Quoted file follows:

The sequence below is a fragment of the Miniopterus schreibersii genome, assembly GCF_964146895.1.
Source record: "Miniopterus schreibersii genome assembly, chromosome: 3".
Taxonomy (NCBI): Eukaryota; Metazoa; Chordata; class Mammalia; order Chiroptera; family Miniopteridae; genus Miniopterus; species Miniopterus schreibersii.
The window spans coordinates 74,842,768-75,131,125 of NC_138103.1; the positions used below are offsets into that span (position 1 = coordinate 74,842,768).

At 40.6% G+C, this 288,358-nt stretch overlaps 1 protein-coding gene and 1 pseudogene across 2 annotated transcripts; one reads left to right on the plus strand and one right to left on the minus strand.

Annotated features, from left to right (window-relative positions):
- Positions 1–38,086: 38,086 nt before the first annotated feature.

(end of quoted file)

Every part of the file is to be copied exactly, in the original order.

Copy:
The sequence below is a fragment of the Miniopterus schreibersii genome, assembly GCF_964146895.1.
Source record: "Miniopterus schreibersii genome assembly, chromosome: 3".
Taxonomy (NCBI): Eukaryota; Metazoa; Chordata; class Mammalia; order Chiroptera; family Miniopteridae; genus Miniopterus; species Miniopterus schreibersii.
The window spans coordinates 74,842,768-75,131,125 of NC_138103.1; the positions used below are offsets into that span (position 1 = coordinate 74,842,768).

At 40.6% G+C, this 288,358-nt stretch overlaps 1 protein-coding gene and 1 pseudogene across 2 annotated transcripts; one reads left to right on the plus strand and one right to left on the minus strand.

Annotated features, from left to right (window-relative positions):
- Positions 1–38,086: 38,086 nt before the first annotated feature.